Some kids like Buzz and Woody and Mr. Potato Head, some love battery operated nightmares called Furbies (I have officially hidden them all from the kids I nanny and may burn them) while other more sensible children crush hard for those sweet-ass drivable kid-sized Jeeps (yes that is me). But athletes? Athletes have a whole slew of toys designed and engineered with the anatomy/pain glutton human in mind. Yes, I refer here to mobility toys!!! They come in all shapes, sizes, colors, and levels of torture intended. So this week I'm going to give a little rundown of my favorite pain-inflicters because let's be honest—they are painful as all heck. The last one I mention, the Crossover Symmetry System, will be its separate blog post because it is that deserving and pretty sweet. Bring on the toys!
(Note: There are only seven more Mondays until Christmas so you officially have that much time to buy a new toy for a loved one. Better yet, though, make one!)
THE FOAM ROLLER
I have three different options here that are pretty sweet. The one in the top left corner is your basic foam roller that you usually see at the gym. The bottom left is what I like to call a meat grinder because I feel as though it is pulverizing every fiber in a two foot radius of it. The orange one is my personal favorite and what I have at home, called the GRID. The reason I like this one the best is it has more texture than the basic one but not so much texture that I feel like my quad is mountain biking a course of boulders. The other reason I really like the orange one is because I can travel with it. If I'm rockin the backpack I can take my straps through it and fasten it to the bottom of my pack, kind of like a sleeping pad. Or if I've got my suitcase I just stuff it full of socks and underwear and fix it right in. The GRID comes in the long version and the half (shown here) I'm happy with the half most of the time except when I want to lay my whole spine on it in which case no go. Foam rollers are best for large muscle groups or more spread out pressure.
THE LACROSSE BALL/PEANUT
The lacrosse ball is probably my all time fave mobility device mostly because of convenience but also because of precision. You literally only need you and the ball and some sort of matter to press against (floor, chair, wall, small kid-sized Jeep). The lax ball is also sweet because you can tape two of them together and call it a "peanut"! Peanuts are the best for rolling your spine, achilles, calf, oh and tricep is a good one. The lax ball is much more pin-pointed than the roller but you can still roll everything with it. Plus it fits in any bag and you can use it anytime. I take mine to class and sit on it during lecture. Sure I get some weird looks but we are well into the semester now so they've gotten over it.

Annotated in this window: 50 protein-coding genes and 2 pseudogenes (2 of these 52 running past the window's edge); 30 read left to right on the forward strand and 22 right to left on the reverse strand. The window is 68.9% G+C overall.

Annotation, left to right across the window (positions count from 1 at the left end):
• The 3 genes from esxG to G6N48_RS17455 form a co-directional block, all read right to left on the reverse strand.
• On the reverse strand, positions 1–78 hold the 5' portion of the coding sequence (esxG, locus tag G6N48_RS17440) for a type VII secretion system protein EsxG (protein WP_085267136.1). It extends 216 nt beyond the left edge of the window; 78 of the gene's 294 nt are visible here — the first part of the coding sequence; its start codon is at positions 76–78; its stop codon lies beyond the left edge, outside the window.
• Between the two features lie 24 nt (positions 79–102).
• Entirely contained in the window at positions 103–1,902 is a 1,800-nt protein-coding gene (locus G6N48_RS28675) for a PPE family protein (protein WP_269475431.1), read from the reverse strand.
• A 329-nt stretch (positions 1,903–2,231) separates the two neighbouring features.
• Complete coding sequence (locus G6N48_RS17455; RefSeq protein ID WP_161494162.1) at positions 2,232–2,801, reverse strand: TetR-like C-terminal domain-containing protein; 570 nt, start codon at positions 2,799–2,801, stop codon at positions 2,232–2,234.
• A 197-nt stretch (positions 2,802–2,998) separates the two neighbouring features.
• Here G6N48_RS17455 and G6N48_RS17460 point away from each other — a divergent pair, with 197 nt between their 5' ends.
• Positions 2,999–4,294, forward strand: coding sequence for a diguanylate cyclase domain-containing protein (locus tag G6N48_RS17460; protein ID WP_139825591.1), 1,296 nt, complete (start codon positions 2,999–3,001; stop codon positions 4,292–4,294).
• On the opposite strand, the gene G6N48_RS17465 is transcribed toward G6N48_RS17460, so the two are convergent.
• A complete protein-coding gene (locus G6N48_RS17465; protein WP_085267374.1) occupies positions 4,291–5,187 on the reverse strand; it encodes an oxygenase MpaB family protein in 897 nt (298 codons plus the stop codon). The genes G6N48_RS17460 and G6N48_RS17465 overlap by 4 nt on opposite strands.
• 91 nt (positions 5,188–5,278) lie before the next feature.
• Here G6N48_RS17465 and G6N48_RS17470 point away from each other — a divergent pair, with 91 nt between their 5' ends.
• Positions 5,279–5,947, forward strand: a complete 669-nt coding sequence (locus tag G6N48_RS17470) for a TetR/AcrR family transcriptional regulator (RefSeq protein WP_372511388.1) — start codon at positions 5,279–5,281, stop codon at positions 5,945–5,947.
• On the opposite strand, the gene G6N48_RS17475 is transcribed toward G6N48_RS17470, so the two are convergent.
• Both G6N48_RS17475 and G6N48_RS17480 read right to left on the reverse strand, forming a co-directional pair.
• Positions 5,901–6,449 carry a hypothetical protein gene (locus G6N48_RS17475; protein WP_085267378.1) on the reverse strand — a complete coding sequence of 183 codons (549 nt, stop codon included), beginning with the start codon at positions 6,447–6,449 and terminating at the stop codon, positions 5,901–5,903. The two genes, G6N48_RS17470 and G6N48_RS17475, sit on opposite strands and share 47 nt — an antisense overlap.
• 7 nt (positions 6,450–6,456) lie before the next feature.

Voodoo bands are the bees knees. Nothing like a voodoo band to make muscle fibers just shear right across each other and bust up adhesions. I always always, ALWAYS voodoo my calves before and after running. It is truly what keeps my lower extremities from falling off. There are plenty of awesome videos on YouTube, especially by Kelly Starrett, that will show you how to wrap everything (except your head and neck, don't do that).
Monster bands are good for stretching any possible muscle or joint you can think of. You can hook them up to the rig, a door, a railing, the playground, or just hold them in your hand. Many of our posts incorporate monster bands. I love them most for hips and shoulders but the possibilities are endless. Mine hangs from my stair railing so every time I go up or down I am reminded to stretch. Keep an eye out for these being used in the MOD posts.
NALGENES, ROLLING PINS, DOOR FRAMES, AND ANYTHING ELSE YOU CAN LEAN ON
Pretty much anything you can think of can be used for mobility. My roommate and I frequently roll each other out using the rolling pin I made pie with last week. I've used my Nalgene as a foam roller in multiple countries and airports while traveling. You can find me "Kirkin" (a term devoted to the king of mobility work Captain Kirk Warner that has a variety of meanings but specifically mobility work on random objects) against door frames, desk tops, chairs, the kitchen counter, door knobs, my bike seat at the red lights, you name it. Anything and everything can be used to jam into soft tissue and make it supple again. So buy some new toys or don't, maybe make a few, or maybe try some freestyle mobilizing aka Kirkin this week and let me know how it goes.
Notes: Not everyone likes you shoving your gastrocnemius (calf) into their furniture so be respectful and ask first when visiting someone else's home or restaurant. Also, all of the links to the tools will take you to Rogue's website. I do not specifically endorse their products over any others, it's mostly that Matt Chan is their model and I mean come on, seriously.